Maude Abbott

Maude Abbott
Born Maude Elizabeth Seymour Abbott
(1869-03-18)March 18, 1869
St. Andrews East, Quebec, Canada
Died September 2, 1940(1940-09-02) (aged 71)
Montreal, Quebec
Alma mater McGill University
Occupation Physician
Known for Expert on congenital heart disease

Maude Elizabeth Seymour Abbott (March 18, 1869 September 2, 1940) was a Canadian physician, among Canada's earliest female medical graduates, and a world-famous expert on congenital heart disease.[1] She was one of the first women to obtain a BA from McGill University.[2]


In 1869, Abbot was born in St. Andrews East, Quebec as Maude Elizabeth Seymour Babin. Both of her parents were absent during infancy,[3] as her mother had died and her father had abandoned her.[2] With her sister Alice,[3] she was legally adopted and raised by her maternal grandmother, Mrs. William Abbott, who was then 62.[4] She was a cousin of John Abbott, Canada's third Prime Minister.[5]

In 1885, she graduated from a private Montreal seminary[4] high school.[5]

Abbott was admitted to McGill University's Faculty of Arts, with a scholarship,[5] receiving her B.A in 1890. In 1894, she received her M.D., C.M. from Bishop's University with honours, and the only woman in her class. She received the Chancellor’s Prize, and Senior Anatomy Prize for having the best final examination.[6] Later that year, she opened her own practice in Montreal, worked with the Royal Victoria hospital, and was nominated and elected as the Montreal Medico-Chirurgical Society's first female member.[4] Some time afterwards, she did her post-graduate medical studies in Vienna.[5][7]

In 1897, she opened an independent clinic dedicated to treating women and children. There she did much first-hand research in pathology.[3] Much of Abbott's work concerned the nature of heart disease, especially in newborn babies.[5] This would cause her to be recognized as a world authority on heart defects.[7]

In 1898, she was appointed Assistant Curator at the McGill Pathological Museum, becoming curator 1901.[8]

In 1905,[4] she was invited to write the chapter on 'Congenital Heart Disease' for Dr. Osler's System of Modern Medicine.[5] He declared it "the best thing he had ever read on the subject."[8] The article would place her as the world authority in the field of congenital heart disease.[4]

In 1906, she co-founded the International Association of Medical Museums, with Dr. William Osler.[2] She became its international secretary in 1907. She would edit the institutions articles for thirty-one years (1907-1938).[8]

In 1910, Abbott was awarded an honorary medical degree from McGill and was made a Lecturer in Pathology; this was eight years prior to the university admitting female students to the Faculty of Medicine.[5] After a much conflict with Dr. Horst Oërtel, she left McGill to take up a position at the Women's Medical College of Pennsylvania in 1923.[9] In 1925, Abbott returned to McGill becoming an Assistant Professor.[10]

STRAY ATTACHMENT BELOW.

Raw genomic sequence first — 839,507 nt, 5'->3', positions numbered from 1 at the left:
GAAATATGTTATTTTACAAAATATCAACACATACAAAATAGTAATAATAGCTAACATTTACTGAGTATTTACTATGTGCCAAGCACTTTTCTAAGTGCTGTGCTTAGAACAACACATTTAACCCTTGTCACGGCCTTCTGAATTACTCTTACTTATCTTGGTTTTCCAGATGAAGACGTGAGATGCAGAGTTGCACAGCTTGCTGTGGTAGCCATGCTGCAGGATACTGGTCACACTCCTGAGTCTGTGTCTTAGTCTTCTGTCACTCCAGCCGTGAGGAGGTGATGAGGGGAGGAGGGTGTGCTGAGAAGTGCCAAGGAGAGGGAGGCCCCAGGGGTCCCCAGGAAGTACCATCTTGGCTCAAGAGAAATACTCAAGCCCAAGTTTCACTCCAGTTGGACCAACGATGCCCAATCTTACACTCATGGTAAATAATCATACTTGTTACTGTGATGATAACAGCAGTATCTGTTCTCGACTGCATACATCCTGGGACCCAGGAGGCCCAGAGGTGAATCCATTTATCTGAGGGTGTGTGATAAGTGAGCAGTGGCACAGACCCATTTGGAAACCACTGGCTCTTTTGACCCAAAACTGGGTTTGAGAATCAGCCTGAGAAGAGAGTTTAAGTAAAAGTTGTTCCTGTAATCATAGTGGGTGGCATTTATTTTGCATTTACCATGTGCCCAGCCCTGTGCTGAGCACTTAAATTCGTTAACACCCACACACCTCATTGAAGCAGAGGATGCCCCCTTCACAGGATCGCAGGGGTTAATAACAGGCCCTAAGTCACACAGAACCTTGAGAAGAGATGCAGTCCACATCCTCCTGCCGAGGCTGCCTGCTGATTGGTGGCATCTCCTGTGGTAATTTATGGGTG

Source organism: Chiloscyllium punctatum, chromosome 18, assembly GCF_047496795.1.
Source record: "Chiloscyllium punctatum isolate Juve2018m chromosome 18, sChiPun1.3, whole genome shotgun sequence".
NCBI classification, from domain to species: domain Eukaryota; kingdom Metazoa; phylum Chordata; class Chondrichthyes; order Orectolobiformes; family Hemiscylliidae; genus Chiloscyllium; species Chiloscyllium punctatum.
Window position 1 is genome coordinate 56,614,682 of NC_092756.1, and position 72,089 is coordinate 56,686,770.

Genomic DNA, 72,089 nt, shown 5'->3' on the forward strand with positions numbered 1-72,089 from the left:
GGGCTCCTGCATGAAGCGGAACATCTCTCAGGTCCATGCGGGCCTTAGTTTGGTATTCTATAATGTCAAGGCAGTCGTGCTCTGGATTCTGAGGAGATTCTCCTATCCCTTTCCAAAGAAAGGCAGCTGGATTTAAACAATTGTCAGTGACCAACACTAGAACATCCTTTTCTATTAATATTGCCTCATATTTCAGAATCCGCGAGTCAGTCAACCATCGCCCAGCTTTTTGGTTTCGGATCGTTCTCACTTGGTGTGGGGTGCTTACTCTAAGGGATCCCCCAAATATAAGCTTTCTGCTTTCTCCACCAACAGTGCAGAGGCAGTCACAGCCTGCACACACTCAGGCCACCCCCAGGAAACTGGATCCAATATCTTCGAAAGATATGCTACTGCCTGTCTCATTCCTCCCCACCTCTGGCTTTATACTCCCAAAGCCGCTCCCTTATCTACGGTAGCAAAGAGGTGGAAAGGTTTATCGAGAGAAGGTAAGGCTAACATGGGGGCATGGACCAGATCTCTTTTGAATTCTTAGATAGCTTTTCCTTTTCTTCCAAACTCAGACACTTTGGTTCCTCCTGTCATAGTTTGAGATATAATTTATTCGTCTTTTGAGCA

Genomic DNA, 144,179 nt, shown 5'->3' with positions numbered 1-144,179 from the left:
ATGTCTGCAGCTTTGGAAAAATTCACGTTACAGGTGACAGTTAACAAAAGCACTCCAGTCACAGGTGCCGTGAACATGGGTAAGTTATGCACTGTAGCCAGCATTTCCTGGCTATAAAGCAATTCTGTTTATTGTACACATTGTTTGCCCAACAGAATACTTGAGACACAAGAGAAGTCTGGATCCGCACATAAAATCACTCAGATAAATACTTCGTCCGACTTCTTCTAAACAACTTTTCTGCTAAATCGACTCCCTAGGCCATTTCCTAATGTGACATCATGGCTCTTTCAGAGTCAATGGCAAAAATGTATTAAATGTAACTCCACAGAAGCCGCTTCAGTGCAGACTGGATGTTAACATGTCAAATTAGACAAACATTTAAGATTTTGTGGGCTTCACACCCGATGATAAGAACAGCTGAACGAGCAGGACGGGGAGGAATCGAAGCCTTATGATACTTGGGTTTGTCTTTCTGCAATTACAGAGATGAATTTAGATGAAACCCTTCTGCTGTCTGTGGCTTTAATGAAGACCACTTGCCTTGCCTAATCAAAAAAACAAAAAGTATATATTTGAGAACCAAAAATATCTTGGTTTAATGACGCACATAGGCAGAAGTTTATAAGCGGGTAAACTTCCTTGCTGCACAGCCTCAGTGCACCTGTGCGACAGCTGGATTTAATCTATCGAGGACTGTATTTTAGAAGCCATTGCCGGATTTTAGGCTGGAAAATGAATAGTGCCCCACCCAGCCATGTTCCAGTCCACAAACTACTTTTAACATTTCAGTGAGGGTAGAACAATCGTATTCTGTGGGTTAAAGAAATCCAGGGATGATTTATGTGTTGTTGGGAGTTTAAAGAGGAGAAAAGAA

In 1924, she was a founder of the Federation of Medical Women of Canada, a Canadian organization committed to the professional, social and personal advancement of women physicians.[2]

In 1936, she wrote the 'Atlas of Congenital Cardiac Disease'.[2] The world contained a new classification system, and described records of over a thousand cases of clinical and postmortem records.[4] During the same year, she retired from her professorial position.

On 2 September 1940, Abbott died due a brain hemorrhage, in Montreal.[5]



In 1943, Diego Rivera painted her in his mural for the National Institute of Cardiology of Mexico City. She was the only Canadian, and the only woman depicted in the work.[4]

In 1958, the International Academy of Pathology established the 'Maude Abbott Lecture'.[4]

In 1993, she was named a "Historic Person" by the Historic Sites and Monuments Board of Canada and a plaque was erected outside the McIntyre Medical Sciences Building at McGill University in Montreal.[11]

In 1994, she was posthumously inducted into the Canadian Medical Hall of Fame.[12] In 2000, a bronze plaque was erected in her honour on the McIntyre Medical Building. In the same year, Canada Post issued a forty-six cent postage stamp entitled The Heart of the Matter in her honour.[6]


Abbott was a prolific writer, composing over 140 papers and books.[Note 1] She also gave countless lectures. Her body of work includes:

See also



  1. Laurtenian Heritage WebMagazine cites it as over 100, while Library and Archives Canada suggests over 140.


  1. "Dr. Maude Elizabeth Seymour Abbott". The Canadian Medical Hall of Fame. Retrieved March 23, 2005.
  2. 1 2 3 4 5 "Maude Abbott". Maude Abbott Memorial Museum. McGill University. Retrieved July 12, 2015.
  3. 1 2 3 "Maude Abbott". Canadian Heroes. February 18, 2011. Retrieved July 12, 2015.
  4. 1 2 3 4 5 6 7 8 9 "Maude Abbott". Collections Canada. Library and Archives Canada. Retrieved July 12, 2015.
  5. 1 2 3 4 5 6 7 8 9 "Dr. Maude Abbott (1869-1940), Pioneer Woman Doctor". Laurentian Heritage Magazine. Retrieved December 31, 2012.
  6. 1 2 Rosenhek, Jackie (August 2008). "The Queen of Canadian cardiology". Doctor's Review. Retrieved December 31, 2012.
  7. 1 2 "Dr. Maude Abbott". Canadian Medical Hall of Fame. Canada Medical Association. Retrieved July 12, 2015.
  8. 1 2 3 Gillett, Margaret (March 24, 2008). "Maude Abbott". The Canadian Encyclopedia (online ed.). Historica Canada. Retrieved July 12, 2015.
  9. "History". Maude Abbott Medical Museum. McGill University. Retrieved July 12, 2015.
  10. "Maude Abbott". Canadian Science and Technology Museum. Archived from the original on February 2, 2012. Retrieved 31 December 2012.
  11. Abbott, Maude Elizabeth Seymour National Historic Person. Directory of Federal Heritage Designations. Parks Canada.
  12. "Maude Abbott". MAUDE Unit. 2007. Retrieved December 31, 2012.

Further reading

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